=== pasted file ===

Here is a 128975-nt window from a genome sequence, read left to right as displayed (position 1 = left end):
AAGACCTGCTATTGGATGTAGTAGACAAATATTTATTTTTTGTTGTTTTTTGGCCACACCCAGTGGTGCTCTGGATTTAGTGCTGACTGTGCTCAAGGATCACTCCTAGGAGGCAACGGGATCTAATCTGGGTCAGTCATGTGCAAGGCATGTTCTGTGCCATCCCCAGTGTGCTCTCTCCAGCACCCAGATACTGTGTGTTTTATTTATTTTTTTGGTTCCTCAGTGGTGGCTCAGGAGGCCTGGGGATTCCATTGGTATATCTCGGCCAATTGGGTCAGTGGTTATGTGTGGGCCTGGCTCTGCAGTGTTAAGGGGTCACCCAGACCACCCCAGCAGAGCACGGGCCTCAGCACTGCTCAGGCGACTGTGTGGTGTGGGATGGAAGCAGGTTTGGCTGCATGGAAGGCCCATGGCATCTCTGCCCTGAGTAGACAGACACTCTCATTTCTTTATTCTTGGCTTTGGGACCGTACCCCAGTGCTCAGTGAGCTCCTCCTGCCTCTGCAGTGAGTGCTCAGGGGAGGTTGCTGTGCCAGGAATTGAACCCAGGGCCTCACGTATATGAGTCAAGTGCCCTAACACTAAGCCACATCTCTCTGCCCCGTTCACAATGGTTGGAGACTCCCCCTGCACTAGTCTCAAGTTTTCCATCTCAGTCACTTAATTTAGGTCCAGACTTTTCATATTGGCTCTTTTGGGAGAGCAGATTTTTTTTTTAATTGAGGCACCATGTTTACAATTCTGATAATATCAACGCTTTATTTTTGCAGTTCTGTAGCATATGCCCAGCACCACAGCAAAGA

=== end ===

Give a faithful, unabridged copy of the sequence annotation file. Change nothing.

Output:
Here is a 128975-nt window from a genome sequence, read left to right as displayed (position 1 = left end):
AAGACCTGCTATTGGATGTAGTAGACAAATATTTATTTTTTGTTGTTTTTTGGCCACACCCAGTGGTGCTCTGGATTTAGTGCTGACTGTGCTCAAGGATCACTCCTAGGAGGCAACGGGATCTAATCTGGGTCAGTCATGTGCAAGGCATGTTCTGTGCCATCCCCAGTGTGCTCTCTCCAGCACCCAGATACTGTGTGTTTTATTTATTTTTTTGGTTCCTCAGTGGTGGCTCAGGAGGCCTGGGGATTCCATTGGTATATCTCGGCCAATTGGGTCAGTGGTTATGTGTGGGCCTGGCTCTGCAGTGTTAAGGGGTCACCCAGACCACCCCAGCAGAGCACGGGCCTCAGCACTGCTCAGGCGACTGTGTGGTGTGGGATGGAAGCAGGTTTGGCTGCATGGAAGGCCCATGGCATCTCTGCCCTGAGTAGACAGACACTCTCATTTCTTTATTCTTGGCTTTGGGACCGTACCCCAGTGCTCAGTGAGCTCCTCCTGCCTCTGCAGTGAGTGCTCAGGGGAGGTTGCTGTGCCAGGAATTGAACCCAGGGCCTCACGTATATGAGTCAAGTGCCCTAACACTAAGCCACATCTCTCTGCCCCGTTCACAATGGTTGGAGACTCCCCCTGCACTAGTCTCAAGTTTTCCATCTCAGTCACTTAATTTAGGTCCAGACTTTTCATATTGGCTCTTTTGGGAGAGCAGATTTTTTTTTTAATTGAGGCACCATGTTTACAATTCTGATAATATCAACGCTTTATTTTTGCAGTTCTGTAGCATATGCCCAGCACCACAGCAAAGA